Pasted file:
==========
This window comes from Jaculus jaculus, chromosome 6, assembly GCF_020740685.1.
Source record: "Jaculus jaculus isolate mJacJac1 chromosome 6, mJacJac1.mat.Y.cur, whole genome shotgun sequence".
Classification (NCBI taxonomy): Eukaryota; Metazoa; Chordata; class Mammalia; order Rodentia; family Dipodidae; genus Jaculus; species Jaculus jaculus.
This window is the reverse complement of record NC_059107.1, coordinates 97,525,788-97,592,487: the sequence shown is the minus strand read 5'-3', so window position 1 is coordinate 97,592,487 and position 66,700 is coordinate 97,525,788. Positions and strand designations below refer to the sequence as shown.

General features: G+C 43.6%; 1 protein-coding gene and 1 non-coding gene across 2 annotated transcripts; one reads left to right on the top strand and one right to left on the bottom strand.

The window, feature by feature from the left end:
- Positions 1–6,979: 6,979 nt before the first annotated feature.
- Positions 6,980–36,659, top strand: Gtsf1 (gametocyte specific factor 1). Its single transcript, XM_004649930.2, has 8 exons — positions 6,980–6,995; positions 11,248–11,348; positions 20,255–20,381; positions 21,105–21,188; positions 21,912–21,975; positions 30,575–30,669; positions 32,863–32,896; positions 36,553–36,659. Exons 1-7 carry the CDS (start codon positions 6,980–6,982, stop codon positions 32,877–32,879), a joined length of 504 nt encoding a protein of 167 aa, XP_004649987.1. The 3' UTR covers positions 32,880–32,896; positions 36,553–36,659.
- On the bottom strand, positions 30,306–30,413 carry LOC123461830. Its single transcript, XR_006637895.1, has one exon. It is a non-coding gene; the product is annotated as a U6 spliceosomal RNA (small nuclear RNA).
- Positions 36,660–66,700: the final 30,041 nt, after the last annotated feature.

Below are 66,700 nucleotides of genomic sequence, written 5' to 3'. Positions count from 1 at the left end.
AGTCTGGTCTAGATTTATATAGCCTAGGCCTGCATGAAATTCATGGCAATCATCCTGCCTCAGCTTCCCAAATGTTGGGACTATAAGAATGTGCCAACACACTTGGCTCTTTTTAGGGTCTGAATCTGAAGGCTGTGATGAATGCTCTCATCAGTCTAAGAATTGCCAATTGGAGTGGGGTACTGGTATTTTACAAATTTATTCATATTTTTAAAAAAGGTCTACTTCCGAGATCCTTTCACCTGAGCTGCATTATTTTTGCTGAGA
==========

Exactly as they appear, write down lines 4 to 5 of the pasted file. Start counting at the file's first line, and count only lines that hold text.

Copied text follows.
This window is the reverse complement of record NC_059107.1, coordinates 97,525,788-97,592,487: the sequence shown is the minus strand read 5'-3', so window position 1 is coordinate 97,592,487 and position 66,700 is coordinate 97,525,788. Positions and strand designations below refer to the sequence as shown.

General features: G+C 43.6%; 1 protein-coding gene and 1 non-coding gene across 2 annotated transcripts; one reads left to right on the top strand and one right to left on the bottom strand.